Careful What You Wish For

by Walt Amses

Photo by Aron Vaught

Photo by Aron Vaught

Now that it’s January, I need to apologize. In the month leading up to the holidays I hoped for tons of snow, essentially “An old fashioned Vermont winter.” I’m sorry I didn’t clarify that by “old,” I hadn’t meant Ice-Age old, merely the kind of winter with snow that didn’t immediately enter the melt-freeze/rain-snow cycle that’s become familiar these past few years. Anyway, I’m not used to having my wishes granted, so it was as much of a surprise to me as it was to you when the snow that came by the dump-truckload was enhanced by a touch of Siberia.

Growing up way south of here—in Bayonne, New Jersey, in the shadow of the Statue of Liberty—all the holiday hubbub including Santa himself was predicated on billowing, beautiful snow. Christmas cards depicted country homes with glowing, frosted windows buried in feet of glistening snow, inhabitants left to the imagination, but judging from the smoke emanating from the chimney, likely gathered around the hearth, eating home-made holiday cookies, drinking hot chocolate, and softly singing carols.

Evidently forgotten by Hallmark were inebriated fathers screaming obscenities while tangled in multicolored lights and balled-up metallic tinsel from the previous year, and December temperatures stuck in the 40s with the only available snow in cellophane packages from F. W. Woolworth Company, the original five and dime. The only natural snow we saw transitioned to gray slush within 24 hours of falling, clogging gutters and transforming intersections into ankle-deep, bone-chilling puddles of icy water.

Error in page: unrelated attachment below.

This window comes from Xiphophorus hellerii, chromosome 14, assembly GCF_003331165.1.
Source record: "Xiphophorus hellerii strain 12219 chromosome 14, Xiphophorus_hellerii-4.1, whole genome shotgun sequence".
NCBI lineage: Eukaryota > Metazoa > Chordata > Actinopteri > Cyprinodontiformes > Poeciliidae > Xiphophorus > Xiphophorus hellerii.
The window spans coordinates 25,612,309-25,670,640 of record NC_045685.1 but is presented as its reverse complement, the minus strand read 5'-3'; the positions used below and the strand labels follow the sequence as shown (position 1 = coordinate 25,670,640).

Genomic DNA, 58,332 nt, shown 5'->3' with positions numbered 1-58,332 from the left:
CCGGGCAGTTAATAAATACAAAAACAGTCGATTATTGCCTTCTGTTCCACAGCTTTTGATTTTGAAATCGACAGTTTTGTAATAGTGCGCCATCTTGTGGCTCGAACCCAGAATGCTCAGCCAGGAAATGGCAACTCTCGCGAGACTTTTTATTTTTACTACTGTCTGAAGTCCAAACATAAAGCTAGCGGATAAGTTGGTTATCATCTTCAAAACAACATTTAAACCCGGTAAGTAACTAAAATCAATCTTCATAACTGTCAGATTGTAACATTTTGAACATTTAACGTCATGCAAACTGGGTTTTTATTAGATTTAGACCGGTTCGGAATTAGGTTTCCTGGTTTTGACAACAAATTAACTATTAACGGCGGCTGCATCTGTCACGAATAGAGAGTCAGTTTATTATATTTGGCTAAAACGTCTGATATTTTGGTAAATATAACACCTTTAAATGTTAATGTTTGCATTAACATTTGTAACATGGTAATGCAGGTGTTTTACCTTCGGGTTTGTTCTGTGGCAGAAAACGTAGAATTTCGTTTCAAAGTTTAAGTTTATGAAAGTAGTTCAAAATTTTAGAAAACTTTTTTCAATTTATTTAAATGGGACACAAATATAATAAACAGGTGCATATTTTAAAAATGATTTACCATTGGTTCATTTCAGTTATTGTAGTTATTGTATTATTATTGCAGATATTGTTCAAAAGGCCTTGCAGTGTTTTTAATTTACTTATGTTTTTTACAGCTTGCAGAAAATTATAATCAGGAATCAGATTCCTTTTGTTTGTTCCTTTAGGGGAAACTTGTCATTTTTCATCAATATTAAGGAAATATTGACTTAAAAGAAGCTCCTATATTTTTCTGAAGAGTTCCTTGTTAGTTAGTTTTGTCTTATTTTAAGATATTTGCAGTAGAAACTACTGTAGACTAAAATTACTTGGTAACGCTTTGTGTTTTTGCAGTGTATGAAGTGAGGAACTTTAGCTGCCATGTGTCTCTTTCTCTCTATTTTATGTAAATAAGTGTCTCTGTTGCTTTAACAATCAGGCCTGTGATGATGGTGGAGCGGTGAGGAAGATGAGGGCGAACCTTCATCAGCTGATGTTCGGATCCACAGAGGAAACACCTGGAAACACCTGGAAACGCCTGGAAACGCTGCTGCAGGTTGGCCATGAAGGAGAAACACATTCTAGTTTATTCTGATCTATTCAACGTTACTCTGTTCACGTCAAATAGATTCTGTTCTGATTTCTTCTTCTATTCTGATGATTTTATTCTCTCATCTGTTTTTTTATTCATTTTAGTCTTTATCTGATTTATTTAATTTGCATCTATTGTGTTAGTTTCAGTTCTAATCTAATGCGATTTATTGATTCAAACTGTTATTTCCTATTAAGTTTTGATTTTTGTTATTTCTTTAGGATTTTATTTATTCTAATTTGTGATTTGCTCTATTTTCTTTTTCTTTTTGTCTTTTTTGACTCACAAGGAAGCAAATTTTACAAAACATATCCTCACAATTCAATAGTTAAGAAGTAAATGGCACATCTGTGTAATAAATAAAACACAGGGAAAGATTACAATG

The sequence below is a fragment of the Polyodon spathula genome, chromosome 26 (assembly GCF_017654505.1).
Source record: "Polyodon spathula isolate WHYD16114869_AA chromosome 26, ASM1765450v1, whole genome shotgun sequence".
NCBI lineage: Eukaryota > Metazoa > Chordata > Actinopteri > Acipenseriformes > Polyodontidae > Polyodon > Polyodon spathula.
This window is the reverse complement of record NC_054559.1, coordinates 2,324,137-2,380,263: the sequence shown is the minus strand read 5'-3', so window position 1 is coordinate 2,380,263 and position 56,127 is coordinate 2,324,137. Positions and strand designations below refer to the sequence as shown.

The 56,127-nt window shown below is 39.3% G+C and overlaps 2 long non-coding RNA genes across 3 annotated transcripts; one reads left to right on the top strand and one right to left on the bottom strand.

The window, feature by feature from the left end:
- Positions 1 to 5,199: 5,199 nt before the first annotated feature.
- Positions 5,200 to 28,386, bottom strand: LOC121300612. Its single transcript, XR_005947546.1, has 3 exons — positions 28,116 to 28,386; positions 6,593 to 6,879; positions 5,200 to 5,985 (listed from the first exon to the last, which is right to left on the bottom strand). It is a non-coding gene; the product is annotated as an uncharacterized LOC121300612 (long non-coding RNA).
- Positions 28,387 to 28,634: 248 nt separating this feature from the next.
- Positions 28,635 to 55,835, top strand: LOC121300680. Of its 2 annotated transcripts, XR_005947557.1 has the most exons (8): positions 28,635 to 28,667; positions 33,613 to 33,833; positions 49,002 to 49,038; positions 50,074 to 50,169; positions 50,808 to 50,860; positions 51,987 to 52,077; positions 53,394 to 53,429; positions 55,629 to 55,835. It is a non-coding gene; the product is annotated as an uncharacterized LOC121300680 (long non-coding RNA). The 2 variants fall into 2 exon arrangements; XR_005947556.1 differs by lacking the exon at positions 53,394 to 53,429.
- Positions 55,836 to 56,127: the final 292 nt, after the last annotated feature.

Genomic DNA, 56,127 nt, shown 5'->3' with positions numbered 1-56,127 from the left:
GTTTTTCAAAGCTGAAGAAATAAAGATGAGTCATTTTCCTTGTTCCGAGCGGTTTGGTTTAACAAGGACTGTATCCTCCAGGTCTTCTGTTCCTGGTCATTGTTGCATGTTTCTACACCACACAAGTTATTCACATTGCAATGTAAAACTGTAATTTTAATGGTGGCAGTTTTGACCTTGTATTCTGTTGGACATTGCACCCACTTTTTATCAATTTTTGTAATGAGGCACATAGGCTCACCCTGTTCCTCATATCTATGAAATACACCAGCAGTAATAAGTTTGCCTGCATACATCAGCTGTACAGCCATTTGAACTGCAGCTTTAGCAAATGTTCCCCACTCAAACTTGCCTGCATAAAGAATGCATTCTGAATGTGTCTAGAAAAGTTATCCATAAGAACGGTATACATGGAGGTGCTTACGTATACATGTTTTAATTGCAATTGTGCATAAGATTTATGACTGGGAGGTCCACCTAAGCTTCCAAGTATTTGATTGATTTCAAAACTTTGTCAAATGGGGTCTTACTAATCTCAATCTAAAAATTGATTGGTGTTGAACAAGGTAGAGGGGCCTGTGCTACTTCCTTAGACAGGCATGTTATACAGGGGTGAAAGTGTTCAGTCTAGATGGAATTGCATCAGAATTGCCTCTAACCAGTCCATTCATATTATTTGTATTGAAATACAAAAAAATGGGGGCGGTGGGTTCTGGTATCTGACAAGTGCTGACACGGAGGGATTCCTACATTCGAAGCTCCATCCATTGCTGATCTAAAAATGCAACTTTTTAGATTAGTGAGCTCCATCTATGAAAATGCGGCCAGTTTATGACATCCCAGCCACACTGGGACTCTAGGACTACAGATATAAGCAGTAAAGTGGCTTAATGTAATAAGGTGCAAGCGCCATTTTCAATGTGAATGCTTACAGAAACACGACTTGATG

Attending parochial school (until 10th grade, when I was expelled for rampant normalcy)was the source of myriad tortures including, unlike the public institutions, literally never having a snow day. It was something about if God wanted you to miss a day of school he’d send an angel to either break your legs or infect you with some flu-like illness, which the good sisters—a misnomer if there ever was one—called “the grippe.”

When the occasional Nor’easter developed without much advanced noticed in the days before weather satellites, my non-Catholic friends snuggled in their warm beds, while we soldiers in Christ’s army trudged through drifts in black rubber boots with metal buckles that went over our shoes. Designed to keep you dry rather than warm, they did neither, filling with snow almost immediately, which eventually encased our feet in slush. But most of these storms occurred well after the holidays.

Rarely, if ever, were our white Christmas prayers answered. Some of us (me anyway) kept hoping well into adulthood with pretty much the same results. Things began looking up 35 years ago when we fled the metro miasma, heading north on the thruway and landing in a place where holiday snow was more of a birthright than a remote possibility. It was here where I narrowed my meteorological focus to December 24 and 25: it had to be snowing heavily on those days and cold enough to keep it on the ground, sufficiently powdery to provide a dreamlike atmosphere for outdoor activities.

When my wish-granted ticket was finally punched this year, it became apparent that I should have been a little more meticulous in outlining my expectations. When cold enough to retain the snow morphed into cold enough to send brass monkeys into a frenzied exodus to Miami Beach and a dozen or so wild turkeys showed up with the chickadees at my bird feeders every morning, I realized my carelessly fabricated hankerings had upset the balance of nature.

Having forced myself to get out on snowshoes a few times these past weeks (as a kind of penance), I can safely say that the snow remains pristine and as fine as baby powder, although, the inability to flex my fingers or feel my feet was somewhat disconcerting. My facial expression was a mystery to me as well, perhaps incongruous with my mood, since I was no longer able to control any exposed flesh, which didn’t matter much since I was the only pedestrian for miles. I encountered only one vehicle while crossing a road. The driver asked: “Are you OK?”, but I knew he really meant: “Are you out of your bleeping mind?”

It seemed redundant. I’d been asking myself the same thing.

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